lone worker security uk

Pro-Tect UK Security & Training
established in 2003

We provide Security Guard Services including Door Supervisors, Event Security & Retail Security Services in Cumbria, Carlisle, Lancashire, Dumfriesshire & South Scotland


Pro-Tect UK recognises and accepts its responsibility as set out in the Data Protection Act 1998 and sub-legislation contained therein. The company, as a data controller, will take all reasonable steps to meet this responsibility and to promote good practice in the handling and use of personal information. In particular, the company will comply with the data protection principles set out in the 1998 Act.

This policy statement applies to all employees and individuals about whom the company processes personal information, as well as other partners and companies with which the company undertakes it business.

The company needs to collect and use certain types of personal information about people with whom it deals in order to operate. These include current, past and prospective employees, members, suppliers, clients, and others with whom it communicates. In addition, it may be required by law to collect and use certain types of information to comply with the requirements of government departments. This personal information must be dealt with properly however it is collected, recorded and used – whether on paper, in a computer, or recorded on other material – and there are safeguards to ensure this in the Data Protection Act 1998.

We regard the lawful and correct treatment of personal information by the company as very important in order to secure the successful carrying out of operations and the delivery of our services, and to maintaining confidence with those whom we work with. The company wishes to ensure that it treats personal information lawfully, correctly and in compliance with the 1998 Act. To this end we fully endorse the obligations of the Act and adhere to the principles of data protection, as enumerated in the 1998 Act. The following paragraphs provide a brief aid to the Data Protection Act 1998.

1. Main provisions of the 1998 legislation
(a) Ensuring data controllers notify their processing of personal data with the Information Commissioners Office. The company must supply certain information to the Commissioner who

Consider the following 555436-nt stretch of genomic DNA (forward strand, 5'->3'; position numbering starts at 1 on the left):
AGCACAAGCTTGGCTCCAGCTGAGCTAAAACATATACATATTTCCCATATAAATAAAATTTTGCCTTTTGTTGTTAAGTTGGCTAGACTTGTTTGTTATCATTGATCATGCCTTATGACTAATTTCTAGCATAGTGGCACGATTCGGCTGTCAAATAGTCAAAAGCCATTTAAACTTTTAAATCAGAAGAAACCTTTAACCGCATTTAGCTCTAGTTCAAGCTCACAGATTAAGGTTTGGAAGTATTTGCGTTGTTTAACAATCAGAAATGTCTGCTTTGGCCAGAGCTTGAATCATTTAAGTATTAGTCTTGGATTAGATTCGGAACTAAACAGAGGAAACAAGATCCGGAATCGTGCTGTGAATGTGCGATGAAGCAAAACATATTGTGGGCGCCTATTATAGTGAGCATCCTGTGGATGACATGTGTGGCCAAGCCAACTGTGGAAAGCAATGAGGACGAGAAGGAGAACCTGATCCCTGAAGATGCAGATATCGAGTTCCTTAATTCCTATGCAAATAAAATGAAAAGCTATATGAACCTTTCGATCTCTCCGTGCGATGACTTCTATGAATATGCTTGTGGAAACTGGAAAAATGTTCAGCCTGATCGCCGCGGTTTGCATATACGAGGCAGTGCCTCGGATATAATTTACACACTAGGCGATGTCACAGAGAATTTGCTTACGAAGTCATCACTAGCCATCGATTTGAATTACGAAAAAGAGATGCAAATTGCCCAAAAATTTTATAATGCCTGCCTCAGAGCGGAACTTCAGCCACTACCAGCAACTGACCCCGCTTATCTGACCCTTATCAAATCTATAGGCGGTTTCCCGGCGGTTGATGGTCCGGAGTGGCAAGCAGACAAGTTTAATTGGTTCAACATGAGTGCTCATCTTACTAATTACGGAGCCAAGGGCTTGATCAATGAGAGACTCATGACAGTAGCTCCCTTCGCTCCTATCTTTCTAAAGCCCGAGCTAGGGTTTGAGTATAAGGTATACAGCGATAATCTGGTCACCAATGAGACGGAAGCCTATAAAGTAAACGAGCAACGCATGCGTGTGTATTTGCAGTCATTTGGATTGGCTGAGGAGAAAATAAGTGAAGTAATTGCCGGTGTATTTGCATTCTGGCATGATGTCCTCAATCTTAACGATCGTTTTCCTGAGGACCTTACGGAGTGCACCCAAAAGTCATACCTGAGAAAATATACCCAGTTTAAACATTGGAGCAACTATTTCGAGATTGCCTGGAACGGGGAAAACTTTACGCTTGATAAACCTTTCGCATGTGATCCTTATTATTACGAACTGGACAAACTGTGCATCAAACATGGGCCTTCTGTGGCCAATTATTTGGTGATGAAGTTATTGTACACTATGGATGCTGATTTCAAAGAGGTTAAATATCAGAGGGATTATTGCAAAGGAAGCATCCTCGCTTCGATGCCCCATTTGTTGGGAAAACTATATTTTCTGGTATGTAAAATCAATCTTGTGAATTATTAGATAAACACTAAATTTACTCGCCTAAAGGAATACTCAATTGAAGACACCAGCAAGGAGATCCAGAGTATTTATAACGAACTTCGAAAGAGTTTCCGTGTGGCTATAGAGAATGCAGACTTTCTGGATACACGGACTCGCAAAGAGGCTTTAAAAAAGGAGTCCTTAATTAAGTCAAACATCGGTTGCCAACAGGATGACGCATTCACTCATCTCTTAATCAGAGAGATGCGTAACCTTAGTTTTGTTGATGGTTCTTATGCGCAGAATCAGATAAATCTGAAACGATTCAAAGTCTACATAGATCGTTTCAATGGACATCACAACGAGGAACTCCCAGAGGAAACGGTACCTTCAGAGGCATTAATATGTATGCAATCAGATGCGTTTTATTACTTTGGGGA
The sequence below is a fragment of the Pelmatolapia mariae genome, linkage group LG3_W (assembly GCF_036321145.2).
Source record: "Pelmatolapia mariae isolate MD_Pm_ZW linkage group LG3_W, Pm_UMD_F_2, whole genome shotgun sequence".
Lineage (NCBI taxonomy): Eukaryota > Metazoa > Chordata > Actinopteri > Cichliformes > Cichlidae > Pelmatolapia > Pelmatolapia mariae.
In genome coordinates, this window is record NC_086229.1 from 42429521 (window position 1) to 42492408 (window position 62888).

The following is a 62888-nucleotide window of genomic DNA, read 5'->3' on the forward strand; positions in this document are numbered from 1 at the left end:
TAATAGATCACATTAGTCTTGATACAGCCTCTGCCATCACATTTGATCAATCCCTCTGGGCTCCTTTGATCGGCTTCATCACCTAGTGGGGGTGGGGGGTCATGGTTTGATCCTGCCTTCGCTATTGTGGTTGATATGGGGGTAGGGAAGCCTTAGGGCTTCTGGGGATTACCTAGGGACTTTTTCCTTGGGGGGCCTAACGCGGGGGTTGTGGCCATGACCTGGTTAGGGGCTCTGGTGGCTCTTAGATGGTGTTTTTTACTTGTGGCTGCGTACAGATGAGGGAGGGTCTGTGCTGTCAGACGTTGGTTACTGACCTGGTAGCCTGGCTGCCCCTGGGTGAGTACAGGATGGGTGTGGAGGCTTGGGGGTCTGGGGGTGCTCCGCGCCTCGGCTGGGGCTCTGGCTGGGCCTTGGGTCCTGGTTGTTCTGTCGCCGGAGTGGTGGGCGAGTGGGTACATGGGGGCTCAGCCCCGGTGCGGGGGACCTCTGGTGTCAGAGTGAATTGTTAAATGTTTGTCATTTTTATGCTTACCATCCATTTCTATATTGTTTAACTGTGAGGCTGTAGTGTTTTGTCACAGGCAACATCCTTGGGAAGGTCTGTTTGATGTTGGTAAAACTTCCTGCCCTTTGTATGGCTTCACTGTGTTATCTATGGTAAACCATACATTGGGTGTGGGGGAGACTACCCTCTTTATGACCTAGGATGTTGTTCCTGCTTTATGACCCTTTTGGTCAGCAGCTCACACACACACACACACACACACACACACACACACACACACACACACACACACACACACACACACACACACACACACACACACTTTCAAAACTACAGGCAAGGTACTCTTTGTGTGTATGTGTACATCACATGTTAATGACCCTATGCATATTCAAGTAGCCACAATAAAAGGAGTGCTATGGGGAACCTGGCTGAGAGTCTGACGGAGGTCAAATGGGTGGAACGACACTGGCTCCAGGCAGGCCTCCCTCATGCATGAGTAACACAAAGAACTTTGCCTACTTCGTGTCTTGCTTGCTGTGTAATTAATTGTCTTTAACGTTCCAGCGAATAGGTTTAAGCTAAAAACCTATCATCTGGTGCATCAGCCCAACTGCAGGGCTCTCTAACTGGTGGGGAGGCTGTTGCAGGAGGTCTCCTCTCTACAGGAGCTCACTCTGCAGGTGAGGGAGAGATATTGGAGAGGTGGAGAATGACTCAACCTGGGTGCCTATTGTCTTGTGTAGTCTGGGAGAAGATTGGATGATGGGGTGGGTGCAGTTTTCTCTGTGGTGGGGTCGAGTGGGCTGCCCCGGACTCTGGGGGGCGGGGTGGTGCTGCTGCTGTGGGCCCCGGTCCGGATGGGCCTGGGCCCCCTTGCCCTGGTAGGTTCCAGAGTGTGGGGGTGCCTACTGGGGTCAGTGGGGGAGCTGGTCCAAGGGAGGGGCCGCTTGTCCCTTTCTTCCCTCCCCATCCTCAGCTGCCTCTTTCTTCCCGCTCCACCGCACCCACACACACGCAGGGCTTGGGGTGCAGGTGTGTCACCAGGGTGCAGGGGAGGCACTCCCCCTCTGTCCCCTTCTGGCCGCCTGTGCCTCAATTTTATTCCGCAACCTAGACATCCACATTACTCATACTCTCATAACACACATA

maintains a public register of the types of information organisations process, where it gets it from and what it does with it.
(b) Observing the eight Data Protection Principles (more detail below).
(c) Allowing the data subject to exercise his/her rights and have right of access to their personal
information, what is held, how it is processed, to whom it is disclosed and to be told of the logic
behind automated decisions. Such access requests must be complied within 40 days and the
maximum chargeable fee is £10.

2. Definitions
Data Controller Any individual or organisation who controls personal data, in this instance, the company.

Personal Data: Information held on a relevant filing system, accessible record or computerised record (as well as digital audio or video equipment), which identifies living individuals.
Sensitive Personal Data: Personal data relating to an individual’s race or ethnic origin, political opinions, religious beliefs, physical/mental health, trade union membership, sexual life and criminal activities.
Relevant Filing System: Also known as manual records i.e. a set of records which are organised by reference to the individual/their criteria and are structured in such a way as to make specific information readily accessible e.g. personnel records, microfiches.
Data Subject: An individual who is the subject of the personal data, for example, employees, members, claimants etc.
Processing: Obtaining, recording or holding data or carrying out any operation on the data including organising, adapting, altering, retrieving, consulting, using, disclosing, disseminating, aligning, blocking, erasing or destroying the data.
Accessible Records Any records which are kept by the organisation as part of a statutory duty, e.g. pupil records, housing tenancy records, social services records.

3. Data Protection Principles
Specifically, the principles require that personal information:
1. shall be processed fairly and lawfully and, in particular, shall not be processed unless specific conditions as set out in the 1998 Act are met;
2. shall be obtained only for one or more specified and lawful purposes, and shall not be further processed in any manner incompatible with that purpose or those purposes;
3. shall be adequate, relevant and not excessive in relation to the purpose or purposes for which they are processed;
4. shall be accurate and, where necessary, kept up to date;
5. shall not be kept for longer than is necessary for that purpose or those purposes;
6. shall be processed in accordance with the rights of the data subject under the 1998 Act; and that:
7. appropriate technical and organisational measures shall be taken against unauthorised or unlawful processing of personal data and against accidental loss or destruction of, or damage to, personal data;
8. shall not be transferred to a country or territory outside the European Union unless that country or territory ensures an adequate level of protection for the rights and freedoms of data subjects in relation to the processing of personal data.


Pro-Tect UK will, through appropriate management and application of criteria and controls: